The Minister should examine the banks over which the Government has direct control – the ACC and the TSB. We can put pressure on our own banks and ensure they are not part of the cosy cartel setting interest rates for credit card facilities. It is amazing that all credit cards providers charge within a couple of percentage points of each other. It behoves the Minister to put pressure on State banks to reduce the rates they charge.

I welcome the Minister of State, Deputy Moffatt, to the House. I did not come here to do some bank bashing.

Mr. Ryan

Tut tut. Sell out.

I came here to assist consumer protection. One of the first issues I raised in the House was the high level of interest rates on credit card transactions when the second largest bank in the State had announced profits of over £500 million.

We are here to condemn the criminal rates of interest being charged by financial institutions for credit card facilities. It was stated that the rates vary from the Bank of Ireland high of 24 per cent to 18 per cent charged by the National Irish Bank.

In the past Members have questioned the activities of the banks in relation to other matters such as the operation of the DIRT, non-resident and CMI accounts and National Irish Bank's additional service charges on customers. It is appropriate, therefore, that we should also examine and question the interest rates being applied on credit card transactions.

Interest rates have been tumbling and are now well into single figures – approximately 8 per cent or 9 per cent on loan transactions and as low as 1 per cent on deposit interest – that is before one loses the DIRT. This phenomenon seems to have bypassed the credit card companies, subsidiaries of the main clearing banks, which are charging on average up to 20 per cent; one company is charging as much as 24 per cent. This compares unfavourably with interest charges throughout the European Union. I read in a newspaper in the past month or so that the Dutch rates were the lowest at just over 5 per cent. There is a major difference between the highest rate here at 24 per cent and the lowest in Europe of 5 per cent.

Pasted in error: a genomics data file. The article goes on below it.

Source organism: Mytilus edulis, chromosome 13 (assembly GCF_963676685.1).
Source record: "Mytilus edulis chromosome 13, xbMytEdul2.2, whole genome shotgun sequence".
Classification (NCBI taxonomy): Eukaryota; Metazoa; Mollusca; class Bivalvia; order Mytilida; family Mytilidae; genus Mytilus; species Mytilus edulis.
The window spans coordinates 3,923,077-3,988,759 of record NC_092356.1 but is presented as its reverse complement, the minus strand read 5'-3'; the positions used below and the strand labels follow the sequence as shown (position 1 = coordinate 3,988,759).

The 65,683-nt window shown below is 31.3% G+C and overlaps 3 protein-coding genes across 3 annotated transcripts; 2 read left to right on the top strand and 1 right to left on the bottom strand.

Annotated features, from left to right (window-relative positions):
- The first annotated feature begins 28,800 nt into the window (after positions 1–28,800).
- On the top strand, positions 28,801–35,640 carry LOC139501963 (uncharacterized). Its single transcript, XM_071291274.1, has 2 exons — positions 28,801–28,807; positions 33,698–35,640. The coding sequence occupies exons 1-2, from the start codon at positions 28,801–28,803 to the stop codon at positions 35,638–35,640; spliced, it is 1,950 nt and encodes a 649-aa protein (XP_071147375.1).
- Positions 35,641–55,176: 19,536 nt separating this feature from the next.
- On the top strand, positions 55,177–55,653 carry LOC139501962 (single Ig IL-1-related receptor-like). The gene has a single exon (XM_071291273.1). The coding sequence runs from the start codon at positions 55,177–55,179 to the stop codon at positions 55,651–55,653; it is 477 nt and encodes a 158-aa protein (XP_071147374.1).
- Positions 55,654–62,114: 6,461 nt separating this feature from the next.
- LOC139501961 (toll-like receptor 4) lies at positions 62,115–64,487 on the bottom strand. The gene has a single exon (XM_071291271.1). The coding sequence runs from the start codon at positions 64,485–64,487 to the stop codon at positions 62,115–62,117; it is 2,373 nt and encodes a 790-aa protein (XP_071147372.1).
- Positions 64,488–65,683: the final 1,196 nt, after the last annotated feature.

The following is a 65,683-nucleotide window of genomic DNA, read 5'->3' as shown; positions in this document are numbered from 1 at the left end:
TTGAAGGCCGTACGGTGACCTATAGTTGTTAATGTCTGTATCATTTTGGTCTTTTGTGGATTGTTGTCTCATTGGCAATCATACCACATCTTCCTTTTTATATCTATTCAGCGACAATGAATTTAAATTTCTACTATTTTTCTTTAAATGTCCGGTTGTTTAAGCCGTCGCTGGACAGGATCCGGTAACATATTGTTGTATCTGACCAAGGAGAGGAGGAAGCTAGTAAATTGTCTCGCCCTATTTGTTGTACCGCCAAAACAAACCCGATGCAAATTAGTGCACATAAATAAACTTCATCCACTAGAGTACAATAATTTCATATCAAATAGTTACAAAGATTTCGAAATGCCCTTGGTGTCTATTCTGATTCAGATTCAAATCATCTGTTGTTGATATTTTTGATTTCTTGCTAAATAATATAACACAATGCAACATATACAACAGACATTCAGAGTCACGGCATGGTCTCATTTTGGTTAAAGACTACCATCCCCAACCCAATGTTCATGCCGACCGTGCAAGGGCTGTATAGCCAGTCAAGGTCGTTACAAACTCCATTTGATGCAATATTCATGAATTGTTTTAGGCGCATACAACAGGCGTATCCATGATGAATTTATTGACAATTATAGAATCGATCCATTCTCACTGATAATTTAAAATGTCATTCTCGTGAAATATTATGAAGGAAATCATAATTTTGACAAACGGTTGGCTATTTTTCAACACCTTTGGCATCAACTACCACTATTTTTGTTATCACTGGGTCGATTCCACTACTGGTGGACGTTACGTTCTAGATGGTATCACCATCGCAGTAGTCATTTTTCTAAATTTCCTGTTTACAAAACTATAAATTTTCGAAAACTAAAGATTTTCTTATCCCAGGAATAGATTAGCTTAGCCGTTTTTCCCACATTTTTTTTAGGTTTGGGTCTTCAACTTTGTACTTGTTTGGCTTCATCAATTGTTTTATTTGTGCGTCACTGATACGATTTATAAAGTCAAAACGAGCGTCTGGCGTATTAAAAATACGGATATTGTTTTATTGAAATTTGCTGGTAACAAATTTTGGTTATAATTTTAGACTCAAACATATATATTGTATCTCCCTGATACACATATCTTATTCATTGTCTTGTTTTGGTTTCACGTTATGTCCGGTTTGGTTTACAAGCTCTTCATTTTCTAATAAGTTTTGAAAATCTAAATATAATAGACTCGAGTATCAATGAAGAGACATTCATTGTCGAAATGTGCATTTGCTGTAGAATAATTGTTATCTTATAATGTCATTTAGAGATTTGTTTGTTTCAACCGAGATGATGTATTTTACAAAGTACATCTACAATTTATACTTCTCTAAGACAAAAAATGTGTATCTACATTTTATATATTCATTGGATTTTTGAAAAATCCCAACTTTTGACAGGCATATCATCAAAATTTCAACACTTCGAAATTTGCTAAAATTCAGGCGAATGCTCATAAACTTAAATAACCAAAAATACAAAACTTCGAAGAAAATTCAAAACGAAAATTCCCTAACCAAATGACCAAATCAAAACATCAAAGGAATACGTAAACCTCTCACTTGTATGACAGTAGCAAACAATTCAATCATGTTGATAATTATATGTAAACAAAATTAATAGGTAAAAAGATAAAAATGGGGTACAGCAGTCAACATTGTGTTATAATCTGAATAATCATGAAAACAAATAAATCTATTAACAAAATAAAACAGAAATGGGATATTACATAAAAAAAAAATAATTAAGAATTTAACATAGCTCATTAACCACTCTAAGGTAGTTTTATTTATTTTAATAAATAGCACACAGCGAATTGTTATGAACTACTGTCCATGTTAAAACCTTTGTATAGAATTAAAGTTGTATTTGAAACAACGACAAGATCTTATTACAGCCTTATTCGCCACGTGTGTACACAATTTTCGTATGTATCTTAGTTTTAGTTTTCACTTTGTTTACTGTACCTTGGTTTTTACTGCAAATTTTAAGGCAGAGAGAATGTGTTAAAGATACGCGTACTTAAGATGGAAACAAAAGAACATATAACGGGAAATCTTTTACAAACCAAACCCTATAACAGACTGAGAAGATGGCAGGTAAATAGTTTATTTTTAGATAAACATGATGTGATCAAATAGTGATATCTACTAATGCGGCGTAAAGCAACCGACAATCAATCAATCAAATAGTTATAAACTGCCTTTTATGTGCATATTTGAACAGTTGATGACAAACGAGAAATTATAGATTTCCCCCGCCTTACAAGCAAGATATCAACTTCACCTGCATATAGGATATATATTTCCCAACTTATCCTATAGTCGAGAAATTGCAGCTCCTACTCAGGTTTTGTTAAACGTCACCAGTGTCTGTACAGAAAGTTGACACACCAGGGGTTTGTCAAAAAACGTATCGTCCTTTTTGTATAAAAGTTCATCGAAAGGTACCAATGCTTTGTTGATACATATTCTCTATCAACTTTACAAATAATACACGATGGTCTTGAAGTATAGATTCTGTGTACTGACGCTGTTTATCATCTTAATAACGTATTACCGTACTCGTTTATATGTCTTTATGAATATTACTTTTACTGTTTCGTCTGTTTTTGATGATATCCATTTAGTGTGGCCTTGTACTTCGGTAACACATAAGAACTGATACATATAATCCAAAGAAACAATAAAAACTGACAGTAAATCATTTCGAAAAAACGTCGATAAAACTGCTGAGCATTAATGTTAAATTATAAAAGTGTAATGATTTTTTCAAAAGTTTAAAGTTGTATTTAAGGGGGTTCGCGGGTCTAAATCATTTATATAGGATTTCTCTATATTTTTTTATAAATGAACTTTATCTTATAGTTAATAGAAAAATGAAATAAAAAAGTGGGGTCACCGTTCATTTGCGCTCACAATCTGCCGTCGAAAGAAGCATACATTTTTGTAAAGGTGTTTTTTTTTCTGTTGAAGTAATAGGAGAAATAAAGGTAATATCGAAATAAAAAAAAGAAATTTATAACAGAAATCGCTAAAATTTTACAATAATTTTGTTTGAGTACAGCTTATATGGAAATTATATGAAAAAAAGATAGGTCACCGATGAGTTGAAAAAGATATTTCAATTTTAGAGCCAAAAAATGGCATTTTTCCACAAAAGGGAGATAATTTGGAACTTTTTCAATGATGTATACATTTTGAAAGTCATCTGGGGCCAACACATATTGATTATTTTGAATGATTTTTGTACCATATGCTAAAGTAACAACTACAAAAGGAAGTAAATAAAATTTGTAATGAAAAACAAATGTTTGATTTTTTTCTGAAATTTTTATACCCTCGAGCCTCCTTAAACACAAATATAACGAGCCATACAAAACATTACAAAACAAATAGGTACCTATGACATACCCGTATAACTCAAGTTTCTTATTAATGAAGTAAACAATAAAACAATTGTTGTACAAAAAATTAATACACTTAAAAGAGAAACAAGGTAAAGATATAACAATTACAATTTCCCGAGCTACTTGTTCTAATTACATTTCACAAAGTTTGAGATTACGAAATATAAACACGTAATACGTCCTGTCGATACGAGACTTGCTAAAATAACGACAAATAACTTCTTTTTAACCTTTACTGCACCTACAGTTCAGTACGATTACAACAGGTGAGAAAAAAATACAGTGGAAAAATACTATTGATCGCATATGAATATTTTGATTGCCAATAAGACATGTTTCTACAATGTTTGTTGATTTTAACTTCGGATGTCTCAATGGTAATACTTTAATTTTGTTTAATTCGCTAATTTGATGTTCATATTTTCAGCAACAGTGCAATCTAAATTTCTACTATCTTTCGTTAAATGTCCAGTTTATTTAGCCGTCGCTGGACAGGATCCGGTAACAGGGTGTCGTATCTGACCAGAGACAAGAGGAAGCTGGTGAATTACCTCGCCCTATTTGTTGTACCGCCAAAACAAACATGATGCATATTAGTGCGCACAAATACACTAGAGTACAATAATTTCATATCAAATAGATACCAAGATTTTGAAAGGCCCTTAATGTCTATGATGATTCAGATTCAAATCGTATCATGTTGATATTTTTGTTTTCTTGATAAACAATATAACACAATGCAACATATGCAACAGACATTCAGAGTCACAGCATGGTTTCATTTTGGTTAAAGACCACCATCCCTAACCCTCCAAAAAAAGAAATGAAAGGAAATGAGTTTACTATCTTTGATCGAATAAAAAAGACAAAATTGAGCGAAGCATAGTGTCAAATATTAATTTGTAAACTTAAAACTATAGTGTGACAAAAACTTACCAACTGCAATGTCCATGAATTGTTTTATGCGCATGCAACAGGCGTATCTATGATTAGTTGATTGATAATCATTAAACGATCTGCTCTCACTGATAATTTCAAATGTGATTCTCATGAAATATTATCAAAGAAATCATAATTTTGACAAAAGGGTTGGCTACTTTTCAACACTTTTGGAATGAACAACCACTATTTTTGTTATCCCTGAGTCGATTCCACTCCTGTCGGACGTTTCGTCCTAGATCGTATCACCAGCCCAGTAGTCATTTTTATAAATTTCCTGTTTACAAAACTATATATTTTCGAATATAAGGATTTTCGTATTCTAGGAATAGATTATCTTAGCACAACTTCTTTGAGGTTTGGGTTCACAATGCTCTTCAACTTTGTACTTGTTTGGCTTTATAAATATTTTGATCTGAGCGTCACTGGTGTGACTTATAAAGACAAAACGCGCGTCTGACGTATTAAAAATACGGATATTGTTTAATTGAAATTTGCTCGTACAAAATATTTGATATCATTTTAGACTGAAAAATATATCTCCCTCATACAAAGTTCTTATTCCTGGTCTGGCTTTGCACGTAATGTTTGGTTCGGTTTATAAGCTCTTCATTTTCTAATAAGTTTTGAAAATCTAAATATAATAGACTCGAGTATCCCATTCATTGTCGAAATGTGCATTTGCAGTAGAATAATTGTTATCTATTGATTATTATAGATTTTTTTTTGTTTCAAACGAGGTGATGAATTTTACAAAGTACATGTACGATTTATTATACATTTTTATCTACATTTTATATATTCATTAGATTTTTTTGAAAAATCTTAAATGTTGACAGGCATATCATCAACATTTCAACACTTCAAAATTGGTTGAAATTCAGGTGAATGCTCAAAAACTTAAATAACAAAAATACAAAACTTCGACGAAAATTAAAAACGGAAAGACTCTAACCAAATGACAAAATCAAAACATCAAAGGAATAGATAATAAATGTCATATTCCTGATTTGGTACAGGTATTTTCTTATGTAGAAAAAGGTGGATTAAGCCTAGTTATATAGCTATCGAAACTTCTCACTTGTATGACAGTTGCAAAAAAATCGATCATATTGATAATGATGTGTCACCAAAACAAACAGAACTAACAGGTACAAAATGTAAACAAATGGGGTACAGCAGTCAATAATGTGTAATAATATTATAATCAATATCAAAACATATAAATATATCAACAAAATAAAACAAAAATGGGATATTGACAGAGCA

It does not surprise me that the customers are suffering again in that they are victims of sharp practices by financial institutions which were once regarded as some of the most respected in the State. I remember a time when the bank manager in every small village and town was a friend of everybody. One never sees the bank manager now; we deal with computers.

Mr. Ryan

They are probably on the golf course.

I agree with Senator Ryan. In those days banks made their profits and covered their overheads on the difference between the loan interest rates they charged and the deposit interest rates they paid to customers.

Interest rates and charges are not the only elements that come into question. In regard to bank charges, customers do not know what they are being charged. I recall an occasion when a backbench Senator went through her bank statement to see what she was being charged but it was complicated. She could not understand some of the transactions that appeared on the statement.

Another item I refer to on many occasions in this House and which, as a practising accountant, I regularly see on my customers' bank statements is referral charges. A simple telephone call or examination by a bank official would determine whether a customer would benefit from an additional few thousand pounds on an overdraft, yet they continue to allow that customer to be charged referral charges. It is commonplace for customers to pay up to £1,000 on unnecessary referral charges. That is the banks' priority – they want to make profits to pass on to their shareholders. That practice is immoral and the sooner it is stamped out, the better.